Echinococcosis

background

Echinococcosis is a parasitic zoonotic disease caused by a specific cestode, the dog tapeworm. Zoonosis, or zoonotic disease, refers to diseases that are transmitted from animals to humans. Cestodes are a class of parasitic flatworms. Echinococcosis is transmitted to humans from animal hosts by a fecal-oral route.
There are two forms of echinococcosis: the cystic form, caused primarily by Echinococcus granulosus, and the alveolar form, caused by Echinococcus multilocularis. In the cystic form of echinococcosis, pouch-like structures are formed, while in the alveolar form, the lesions formed resemble little sacs or alveoli similar to the sacs in the lungs. E. granulosus is found in the feces of infected dogs and E. multilocularis in that of foxes, coyotes, wolves, and dogs.
E. granulosus is present worldwide, especially in areas where livestock is raised in close proximity to dogs. There are areas in southern South America, northern Africa, Uganda, Kenya, Australia, New Zealand, the Mediterranean coast, the southern part of the former Soviet Union, the Middle East, and southwestern Asia in which echinococcosis is endemic. A disease is said to be endemic in a region if it occurs with predictable regularity, with only relatively minor fluctuations in its frequency over time. It is estimated that 6.6% of the population on the Tibetan Plateau is infected with E. granulosus cysts. E. multilocularis is more common in the Northern Hemisphere.
Echinococcosis causes productivity losses in human and domestic animal populations. Infection with E. granulosus is rarely fatal but may cause blindness from an infection of the eye socket or paralysis from brain infection. E. multilocularis infection is fatal if left untreated.
The number of human cases diagnosed varies greatly across countries, ranging from one to a few hundred out of 100,000 people. For example, the number of human cases in Greece is 13 out of 100,000.
Treatment of echinococcosis is difficult, and a complete cure is not always achieved. Patients may require lifelong medication therapy to keep the infection under control.
In view of the inadequacy of treatment options, prevention plays a very important role in reducing the rate of infection. Fencing around vegetable fields, thoroughly washing fallen wild berries before eating, washing hands after handling pets, preventing dogs from consuming infected meat, and treatment of infected dogs may be effective preventive measures.

Related Terms

Albendazole, cestode, definitive host, echinococcal cyst, echinococcosis, Echinococcus granulosus, Echinococcus multilocularis, EG95, ELISA, EM2, EM18, eosinophilia, hydatid cyst disease, hydatid disease, hydatidosis, immunoelectrophoresis, immunofluorescence, indirect hemagglutination, intermediate host, PAIR, pericystectomy, praziquantel, protoscolice, Western blot, zoonosis, zoonotic disease.

types of the disease

There are two forms of echinococcosis: the cystic form, caused primarily by Echinococcus granulosus, and the alveolar form, caused by Echinococcus multilocularis. The cystic form refers to the formation of pouch-like structures, and the alveolar form to the lesions that resemble little sacs or alveoli similar to the sacs in the lungs.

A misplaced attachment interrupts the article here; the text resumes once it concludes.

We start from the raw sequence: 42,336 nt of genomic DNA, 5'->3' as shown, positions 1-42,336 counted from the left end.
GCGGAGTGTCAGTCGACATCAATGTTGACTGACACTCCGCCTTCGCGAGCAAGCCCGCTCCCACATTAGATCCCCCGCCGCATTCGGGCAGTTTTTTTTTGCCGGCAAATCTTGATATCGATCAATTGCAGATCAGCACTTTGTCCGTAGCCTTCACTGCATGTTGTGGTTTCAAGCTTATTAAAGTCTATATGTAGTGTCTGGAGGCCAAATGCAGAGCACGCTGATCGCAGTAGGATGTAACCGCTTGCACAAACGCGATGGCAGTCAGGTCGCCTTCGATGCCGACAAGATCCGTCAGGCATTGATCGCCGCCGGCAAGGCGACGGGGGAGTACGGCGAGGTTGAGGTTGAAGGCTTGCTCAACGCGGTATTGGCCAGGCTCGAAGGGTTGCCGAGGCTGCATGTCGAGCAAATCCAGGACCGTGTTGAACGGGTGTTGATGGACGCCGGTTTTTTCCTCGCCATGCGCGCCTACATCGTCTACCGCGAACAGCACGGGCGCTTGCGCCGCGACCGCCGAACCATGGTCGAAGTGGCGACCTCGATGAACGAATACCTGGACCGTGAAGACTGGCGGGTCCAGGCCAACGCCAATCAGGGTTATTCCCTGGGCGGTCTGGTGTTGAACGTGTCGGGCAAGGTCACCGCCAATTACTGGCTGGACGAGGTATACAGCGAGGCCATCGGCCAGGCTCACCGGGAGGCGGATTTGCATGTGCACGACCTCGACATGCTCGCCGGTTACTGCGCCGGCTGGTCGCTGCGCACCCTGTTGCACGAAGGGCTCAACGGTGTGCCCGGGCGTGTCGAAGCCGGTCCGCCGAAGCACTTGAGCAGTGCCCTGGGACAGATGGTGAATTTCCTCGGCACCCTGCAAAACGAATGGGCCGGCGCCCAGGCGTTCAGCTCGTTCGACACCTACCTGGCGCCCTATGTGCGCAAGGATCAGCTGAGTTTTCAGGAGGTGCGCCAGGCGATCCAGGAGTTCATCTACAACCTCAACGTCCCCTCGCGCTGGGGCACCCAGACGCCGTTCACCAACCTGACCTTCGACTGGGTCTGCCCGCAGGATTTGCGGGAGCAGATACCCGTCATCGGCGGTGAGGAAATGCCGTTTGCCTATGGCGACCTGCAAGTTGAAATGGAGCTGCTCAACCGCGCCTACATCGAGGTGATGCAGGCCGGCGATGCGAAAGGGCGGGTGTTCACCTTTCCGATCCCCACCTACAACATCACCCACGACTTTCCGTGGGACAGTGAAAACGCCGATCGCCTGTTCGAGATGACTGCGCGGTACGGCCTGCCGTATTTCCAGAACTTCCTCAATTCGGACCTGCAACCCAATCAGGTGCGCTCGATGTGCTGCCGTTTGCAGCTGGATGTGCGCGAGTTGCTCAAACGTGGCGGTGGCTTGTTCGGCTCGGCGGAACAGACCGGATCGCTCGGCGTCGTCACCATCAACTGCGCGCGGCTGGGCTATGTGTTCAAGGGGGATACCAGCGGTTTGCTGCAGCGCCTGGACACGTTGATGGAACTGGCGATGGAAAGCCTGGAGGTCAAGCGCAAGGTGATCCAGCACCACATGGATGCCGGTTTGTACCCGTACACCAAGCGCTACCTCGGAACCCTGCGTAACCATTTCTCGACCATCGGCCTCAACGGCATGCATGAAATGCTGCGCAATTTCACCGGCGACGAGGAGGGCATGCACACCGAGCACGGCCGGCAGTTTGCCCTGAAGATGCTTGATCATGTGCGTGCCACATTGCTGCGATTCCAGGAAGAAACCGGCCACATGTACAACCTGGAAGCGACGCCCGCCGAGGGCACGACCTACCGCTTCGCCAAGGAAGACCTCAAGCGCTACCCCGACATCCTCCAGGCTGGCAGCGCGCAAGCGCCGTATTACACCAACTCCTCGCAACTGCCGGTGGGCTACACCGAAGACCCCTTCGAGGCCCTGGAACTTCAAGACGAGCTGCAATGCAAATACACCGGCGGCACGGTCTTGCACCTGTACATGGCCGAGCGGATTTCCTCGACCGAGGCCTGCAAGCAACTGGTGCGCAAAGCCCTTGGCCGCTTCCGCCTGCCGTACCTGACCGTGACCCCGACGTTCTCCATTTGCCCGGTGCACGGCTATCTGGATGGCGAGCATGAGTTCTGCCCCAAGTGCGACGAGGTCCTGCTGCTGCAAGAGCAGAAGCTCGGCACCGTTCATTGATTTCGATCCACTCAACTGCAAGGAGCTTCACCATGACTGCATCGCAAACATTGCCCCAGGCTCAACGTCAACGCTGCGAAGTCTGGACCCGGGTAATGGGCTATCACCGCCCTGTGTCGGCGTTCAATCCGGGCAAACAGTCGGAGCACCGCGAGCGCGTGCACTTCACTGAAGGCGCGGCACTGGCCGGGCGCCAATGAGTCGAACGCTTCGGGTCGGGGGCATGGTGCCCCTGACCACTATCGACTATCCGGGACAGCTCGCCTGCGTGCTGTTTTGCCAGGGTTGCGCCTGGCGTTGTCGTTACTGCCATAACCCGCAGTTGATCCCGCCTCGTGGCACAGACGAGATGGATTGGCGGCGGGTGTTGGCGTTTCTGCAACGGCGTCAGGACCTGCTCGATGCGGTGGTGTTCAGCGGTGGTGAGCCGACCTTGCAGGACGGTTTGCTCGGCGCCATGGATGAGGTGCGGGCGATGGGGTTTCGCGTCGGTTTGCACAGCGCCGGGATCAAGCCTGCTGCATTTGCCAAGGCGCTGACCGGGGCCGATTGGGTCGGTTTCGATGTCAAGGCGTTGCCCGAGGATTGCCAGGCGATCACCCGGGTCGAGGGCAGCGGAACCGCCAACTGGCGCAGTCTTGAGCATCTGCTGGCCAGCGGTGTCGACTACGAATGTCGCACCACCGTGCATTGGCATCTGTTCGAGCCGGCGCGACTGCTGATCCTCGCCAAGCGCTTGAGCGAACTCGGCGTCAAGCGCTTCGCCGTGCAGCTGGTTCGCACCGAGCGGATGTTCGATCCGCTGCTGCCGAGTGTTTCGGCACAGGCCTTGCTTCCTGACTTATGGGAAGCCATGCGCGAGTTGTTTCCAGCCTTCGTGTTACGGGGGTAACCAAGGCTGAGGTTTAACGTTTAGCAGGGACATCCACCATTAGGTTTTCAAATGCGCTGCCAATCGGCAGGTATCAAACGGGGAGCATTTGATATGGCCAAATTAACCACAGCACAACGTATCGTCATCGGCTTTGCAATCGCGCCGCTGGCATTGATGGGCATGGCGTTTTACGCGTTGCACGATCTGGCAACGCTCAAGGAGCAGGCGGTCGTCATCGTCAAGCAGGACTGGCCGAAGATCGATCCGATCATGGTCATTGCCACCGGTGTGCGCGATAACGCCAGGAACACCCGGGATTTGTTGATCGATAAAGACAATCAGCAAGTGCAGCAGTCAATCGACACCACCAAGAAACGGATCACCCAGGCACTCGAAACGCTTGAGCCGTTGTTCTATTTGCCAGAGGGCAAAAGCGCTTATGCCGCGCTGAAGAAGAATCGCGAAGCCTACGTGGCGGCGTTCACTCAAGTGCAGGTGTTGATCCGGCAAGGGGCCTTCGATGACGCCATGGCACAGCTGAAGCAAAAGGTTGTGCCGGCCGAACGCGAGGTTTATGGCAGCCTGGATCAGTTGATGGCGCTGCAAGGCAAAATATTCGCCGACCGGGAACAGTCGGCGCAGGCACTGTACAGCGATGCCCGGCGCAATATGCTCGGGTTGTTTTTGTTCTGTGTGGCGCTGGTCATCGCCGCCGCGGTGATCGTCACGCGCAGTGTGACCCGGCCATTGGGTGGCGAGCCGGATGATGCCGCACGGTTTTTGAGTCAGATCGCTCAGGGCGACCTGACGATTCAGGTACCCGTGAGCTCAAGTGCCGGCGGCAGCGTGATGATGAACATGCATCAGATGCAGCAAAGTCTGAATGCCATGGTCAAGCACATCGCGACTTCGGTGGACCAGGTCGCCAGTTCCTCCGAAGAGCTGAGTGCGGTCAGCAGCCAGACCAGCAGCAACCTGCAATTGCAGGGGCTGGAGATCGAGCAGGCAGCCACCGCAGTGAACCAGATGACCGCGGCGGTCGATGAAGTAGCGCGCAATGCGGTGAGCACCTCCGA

research

Polymerase chain reaction (PCR) in combination with specific deoxyribonucleic acid (DNA) probes is expected to simplify diagnosis in the future. PCR is an enzymatic method to make many copies of the two strands of DNA in a particular gene sequence. It is widely used to amplify minute quantities of biologic material to provide adequate specimens for laboratory research. DNA probes are specific DNA sequences that have complementary base pairs to the target DNA sequence. The detection and diagnosis of echinococcal infection utilizing PCR may become rapid, efficient, and accurate, thereby aiding in early detection and treatment of the infection.
A specific diagnostic Western blot technique using the Em18 antigen or the Em18 recombinant protein has been developed, but it is not commercially available. A recombinant protein is a protein developed by genetic engineering.
A vaccine that prevents the Echinococcus infection in intermediate hosts has been developed. A cloned recombinant antigen (EG95) developed from the echinococcal egg was used to prepare the vaccine. It offered 96-98% protection in sheep exposed to infection with E. granulosus eggs. The same vaccine has been suggested for humans in endemic areas, but its usefulness is questionable. Moreover, trials to test its use in humans are difficult to conduct.

future research

Numerous immunomodulatory molecules are secreted by Echinococcus, which helps the parasite evade destruction by the host's immune system. An immunomodulatory molecule is capable of regulating immune function. These molecules are being characterized to understand the method by which the parasite persists in the host and causes chronic disease.
An oral recombinant vaccine in dogs has shown promising results. Recombinant vaccines are those in which genes for specific antigens are inserted into a vector, which is a vehicle used to transfer foreign genetic material to a target cell. The vector expresses the antigen, which is purified and used in the vaccine. The vector used in one study was a live, attenuated (weakened) strain of the bacterium Salmonella enterica serovar Typhimurium, which does not cause disease in its attenuated state. Further research in being carried out on this vaccine.